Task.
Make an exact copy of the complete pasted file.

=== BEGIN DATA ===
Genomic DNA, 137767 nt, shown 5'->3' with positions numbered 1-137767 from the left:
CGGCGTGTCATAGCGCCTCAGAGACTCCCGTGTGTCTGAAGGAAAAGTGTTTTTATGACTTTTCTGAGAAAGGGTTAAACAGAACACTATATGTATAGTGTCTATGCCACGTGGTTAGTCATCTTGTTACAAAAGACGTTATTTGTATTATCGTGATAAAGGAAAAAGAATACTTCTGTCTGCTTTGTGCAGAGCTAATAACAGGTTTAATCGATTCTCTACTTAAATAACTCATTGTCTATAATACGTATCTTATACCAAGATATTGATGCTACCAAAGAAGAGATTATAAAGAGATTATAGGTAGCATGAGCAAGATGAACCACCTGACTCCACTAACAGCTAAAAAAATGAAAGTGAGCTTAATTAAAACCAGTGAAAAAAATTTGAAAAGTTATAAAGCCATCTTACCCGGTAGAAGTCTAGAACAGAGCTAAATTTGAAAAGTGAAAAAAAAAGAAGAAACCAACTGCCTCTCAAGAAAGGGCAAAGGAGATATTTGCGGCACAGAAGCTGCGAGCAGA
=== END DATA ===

Genomic DNA, 137767 nt, shown 5'->3' with positions numbered 1-137767 from the left:
CGGCGTGTCATAGCGCCTCAGAGACTCCCGTGTGTCTGAAGGAAAAGTGTTTTTATGACTTTTCTGAGAAAGGGTTAAACAGAACACTATATGTATAGTGTCTATGCCACGTGGTTAGTCATCTTGTTACAAAAGACGTTATTTGTATTATCGTGATAAAGGAAAAAGAATACTTCTGTCTGCTTTGTGCAGAGCTAATAACAGGTTTAATCGATTCTCTACTTAAATAACTCATTGTCTATAATACGTATCTTATACCAAGATATTGATGCTACCAAAGAAGAGATTATAAAGAGATTATAGGTAGCATGAGCAAGATGAACCACCTGACTCCACTAACAGCTAAAAAAATGAAAGTGAGCTTAATTAAAACCAGTGAAAAAAATTTGAAAAGTTATAAAGCCATCTTACCCGGTAGAAGTCTAGAACAGAGCTAAATTTGAAAAGTGAAAAAAAAAGAAGAAACCAACTGCCTCTCAAGAAAGGGCAAAGGAGATATTTGCGGCACAGAAGCTGCGAGCAGA